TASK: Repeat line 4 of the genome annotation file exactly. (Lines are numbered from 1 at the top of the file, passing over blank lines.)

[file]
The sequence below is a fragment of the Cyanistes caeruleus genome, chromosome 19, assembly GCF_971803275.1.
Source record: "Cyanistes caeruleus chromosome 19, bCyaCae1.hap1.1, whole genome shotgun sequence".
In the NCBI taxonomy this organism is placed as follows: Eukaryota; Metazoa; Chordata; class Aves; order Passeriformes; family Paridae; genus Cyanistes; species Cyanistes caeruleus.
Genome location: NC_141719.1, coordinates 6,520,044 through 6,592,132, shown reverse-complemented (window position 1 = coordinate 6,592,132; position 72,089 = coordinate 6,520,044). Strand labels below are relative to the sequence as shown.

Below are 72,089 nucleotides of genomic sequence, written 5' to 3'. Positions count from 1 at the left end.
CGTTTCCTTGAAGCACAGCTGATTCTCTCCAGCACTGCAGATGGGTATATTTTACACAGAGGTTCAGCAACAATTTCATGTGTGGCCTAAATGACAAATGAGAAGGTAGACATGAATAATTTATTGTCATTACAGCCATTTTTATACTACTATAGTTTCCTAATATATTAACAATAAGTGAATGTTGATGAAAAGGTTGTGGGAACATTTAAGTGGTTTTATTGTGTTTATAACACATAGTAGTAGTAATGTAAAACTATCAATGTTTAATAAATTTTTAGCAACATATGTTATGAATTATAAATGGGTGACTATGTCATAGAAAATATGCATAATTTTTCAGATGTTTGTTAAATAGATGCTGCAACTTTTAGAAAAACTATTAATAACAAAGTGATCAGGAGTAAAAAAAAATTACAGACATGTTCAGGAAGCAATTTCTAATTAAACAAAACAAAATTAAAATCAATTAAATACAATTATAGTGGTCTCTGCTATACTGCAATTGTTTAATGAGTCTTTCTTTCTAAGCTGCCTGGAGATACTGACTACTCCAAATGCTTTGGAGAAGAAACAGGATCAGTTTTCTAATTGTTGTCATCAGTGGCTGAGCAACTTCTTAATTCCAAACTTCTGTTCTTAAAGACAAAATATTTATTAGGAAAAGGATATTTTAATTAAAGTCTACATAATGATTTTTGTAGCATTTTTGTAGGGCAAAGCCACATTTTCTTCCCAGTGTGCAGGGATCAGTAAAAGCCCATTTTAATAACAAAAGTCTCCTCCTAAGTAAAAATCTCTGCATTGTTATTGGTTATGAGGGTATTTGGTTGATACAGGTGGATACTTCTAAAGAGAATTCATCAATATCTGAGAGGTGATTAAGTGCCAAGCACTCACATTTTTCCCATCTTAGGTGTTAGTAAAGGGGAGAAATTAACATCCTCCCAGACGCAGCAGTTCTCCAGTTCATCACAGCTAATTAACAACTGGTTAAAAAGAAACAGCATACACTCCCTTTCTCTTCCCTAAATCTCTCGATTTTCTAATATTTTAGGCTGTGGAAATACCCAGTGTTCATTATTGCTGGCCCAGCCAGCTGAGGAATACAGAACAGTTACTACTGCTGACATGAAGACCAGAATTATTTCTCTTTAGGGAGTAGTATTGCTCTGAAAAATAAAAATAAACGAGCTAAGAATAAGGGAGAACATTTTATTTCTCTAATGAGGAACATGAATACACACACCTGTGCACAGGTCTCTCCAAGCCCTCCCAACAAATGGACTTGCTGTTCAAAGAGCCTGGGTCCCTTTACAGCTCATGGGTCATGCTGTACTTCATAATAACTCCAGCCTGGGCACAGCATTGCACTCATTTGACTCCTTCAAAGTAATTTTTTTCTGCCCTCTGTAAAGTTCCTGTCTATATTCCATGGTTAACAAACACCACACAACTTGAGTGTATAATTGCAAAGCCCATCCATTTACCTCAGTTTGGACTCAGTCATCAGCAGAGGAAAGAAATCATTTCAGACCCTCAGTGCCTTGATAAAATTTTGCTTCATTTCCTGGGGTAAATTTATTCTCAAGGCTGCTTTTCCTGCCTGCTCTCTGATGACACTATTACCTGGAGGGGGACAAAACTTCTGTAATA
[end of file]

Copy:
Genome location: NC_141719.1, coordinates 6,520,044 through 6,592,132, shown reverse-complemented (window position 1 = coordinate 6,592,132; position 72,089 = coordinate 6,520,044). Strand labels below are relative to the sequence as shown.